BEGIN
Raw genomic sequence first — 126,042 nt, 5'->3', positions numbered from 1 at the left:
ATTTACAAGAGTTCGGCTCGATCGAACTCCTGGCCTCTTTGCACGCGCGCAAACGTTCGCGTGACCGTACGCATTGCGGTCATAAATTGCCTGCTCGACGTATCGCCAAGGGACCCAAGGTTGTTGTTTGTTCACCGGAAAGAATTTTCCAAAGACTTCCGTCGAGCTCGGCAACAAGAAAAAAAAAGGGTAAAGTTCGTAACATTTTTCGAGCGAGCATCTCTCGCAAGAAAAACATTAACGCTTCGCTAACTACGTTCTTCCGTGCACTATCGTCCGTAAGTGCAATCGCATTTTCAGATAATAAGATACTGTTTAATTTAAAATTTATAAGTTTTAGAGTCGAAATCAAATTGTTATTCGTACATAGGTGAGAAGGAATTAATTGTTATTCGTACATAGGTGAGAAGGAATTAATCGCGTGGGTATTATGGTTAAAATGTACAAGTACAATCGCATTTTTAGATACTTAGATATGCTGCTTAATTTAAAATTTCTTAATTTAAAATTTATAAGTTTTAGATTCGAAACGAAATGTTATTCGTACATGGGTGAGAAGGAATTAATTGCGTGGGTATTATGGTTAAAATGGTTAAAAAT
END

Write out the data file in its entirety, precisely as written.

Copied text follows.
Raw genomic sequence first — 126,042 nt, 5'->3', positions numbered from 1 at the left:
ATTTACAAGAGTTCGGCTCGATCGAACTCCTGGCCTCTTTGCACGCGCGCAAACGTTCGCGTGACCGTACGCATTGCGGTCATAAATTGCCTGCTCGACGTATCGCCAAGGGACCCAAGGTTGTTGTTTGTTCACCGGAAAGAATTTTCCAAAGACTTCCGTCGAGCTCGGCAACAAGAAAAAAAAAGGGTAAAGTTCGTAACATTTTTCGAGCGAGCATCTCTCGCAAGAAAAACATTAACGCTTCGCTAACTACGTTCTTCCGTGCACTATCGTCCGTAAGTGCAATCGCATTTTCAGATAATAAGATACTGTTTAATTTAAAATTTATAAGTTTTAGAGTCGAAATCAAATTGTTATTCGTACATAGGTGAGAAGGAATTAATTGTTATTCGTACATAGGTGAGAAGGAATTAATCGCGTGGGTATTATGGTTAAAATGTACAAGTACAATCGCATTTTTAGATACTTAGATATGCTGCTTAATTTAAAATTTCTTAATTTAAAATTTATAAGTTTTAGATTCGAAACGAAATGTTATTCGTACATGGGTGAGAAGGAATTAATTGCGTGGGTATTATGGTTAAAATGGTTAAAAAT